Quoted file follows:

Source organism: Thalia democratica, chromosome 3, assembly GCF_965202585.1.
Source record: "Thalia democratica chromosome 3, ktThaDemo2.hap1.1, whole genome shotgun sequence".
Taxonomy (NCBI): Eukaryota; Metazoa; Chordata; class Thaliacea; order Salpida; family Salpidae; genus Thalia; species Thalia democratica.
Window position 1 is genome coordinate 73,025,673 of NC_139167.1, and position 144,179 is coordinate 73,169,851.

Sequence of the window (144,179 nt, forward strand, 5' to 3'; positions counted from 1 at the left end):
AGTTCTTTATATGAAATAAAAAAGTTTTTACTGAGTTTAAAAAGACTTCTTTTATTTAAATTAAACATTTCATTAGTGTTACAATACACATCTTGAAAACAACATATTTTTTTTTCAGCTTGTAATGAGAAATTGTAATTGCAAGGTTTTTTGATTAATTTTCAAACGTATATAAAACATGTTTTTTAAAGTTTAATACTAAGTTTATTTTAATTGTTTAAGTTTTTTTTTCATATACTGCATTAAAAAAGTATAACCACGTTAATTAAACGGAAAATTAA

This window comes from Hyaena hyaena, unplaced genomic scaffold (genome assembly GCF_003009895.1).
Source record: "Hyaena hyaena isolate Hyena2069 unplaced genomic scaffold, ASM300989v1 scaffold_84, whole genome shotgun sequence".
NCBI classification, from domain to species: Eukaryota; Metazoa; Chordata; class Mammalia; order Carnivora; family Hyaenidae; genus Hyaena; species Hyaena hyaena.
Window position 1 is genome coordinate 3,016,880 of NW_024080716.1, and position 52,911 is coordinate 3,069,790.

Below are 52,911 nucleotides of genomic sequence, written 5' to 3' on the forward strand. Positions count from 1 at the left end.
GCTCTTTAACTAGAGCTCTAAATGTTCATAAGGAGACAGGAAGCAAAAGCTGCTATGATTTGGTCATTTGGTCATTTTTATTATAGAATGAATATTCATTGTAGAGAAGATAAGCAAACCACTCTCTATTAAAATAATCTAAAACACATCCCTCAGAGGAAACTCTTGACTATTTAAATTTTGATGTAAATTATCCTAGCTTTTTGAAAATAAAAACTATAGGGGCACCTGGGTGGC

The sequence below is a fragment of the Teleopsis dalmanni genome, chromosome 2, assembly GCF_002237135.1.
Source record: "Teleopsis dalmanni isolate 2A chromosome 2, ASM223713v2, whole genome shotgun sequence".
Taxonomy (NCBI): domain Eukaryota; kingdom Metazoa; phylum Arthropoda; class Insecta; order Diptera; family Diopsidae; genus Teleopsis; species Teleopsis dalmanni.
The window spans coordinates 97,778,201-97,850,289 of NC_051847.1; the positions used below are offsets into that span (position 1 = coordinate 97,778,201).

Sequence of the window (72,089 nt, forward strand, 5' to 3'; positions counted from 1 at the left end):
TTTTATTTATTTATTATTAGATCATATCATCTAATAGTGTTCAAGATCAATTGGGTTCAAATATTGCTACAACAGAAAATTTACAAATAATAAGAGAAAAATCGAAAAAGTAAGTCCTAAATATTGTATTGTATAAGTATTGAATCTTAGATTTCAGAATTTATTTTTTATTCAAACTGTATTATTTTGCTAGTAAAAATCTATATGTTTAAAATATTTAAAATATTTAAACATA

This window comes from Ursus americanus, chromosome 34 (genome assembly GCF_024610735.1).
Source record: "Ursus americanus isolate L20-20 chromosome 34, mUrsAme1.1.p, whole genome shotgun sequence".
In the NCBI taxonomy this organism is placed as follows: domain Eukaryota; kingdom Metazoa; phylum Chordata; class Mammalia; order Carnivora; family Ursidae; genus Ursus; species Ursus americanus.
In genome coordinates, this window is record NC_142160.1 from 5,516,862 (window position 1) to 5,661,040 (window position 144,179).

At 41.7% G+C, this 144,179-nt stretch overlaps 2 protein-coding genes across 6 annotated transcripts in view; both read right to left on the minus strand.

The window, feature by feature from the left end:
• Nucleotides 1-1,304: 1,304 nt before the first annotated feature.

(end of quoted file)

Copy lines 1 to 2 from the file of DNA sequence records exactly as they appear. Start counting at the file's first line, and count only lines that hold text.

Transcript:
Source organism: Thalia democratica, chromosome 3, assembly GCF_965202585.1.
Source record: "Thalia democratica chromosome 3, ktThaDemo2.hap1.1, whole genome shotgun sequence".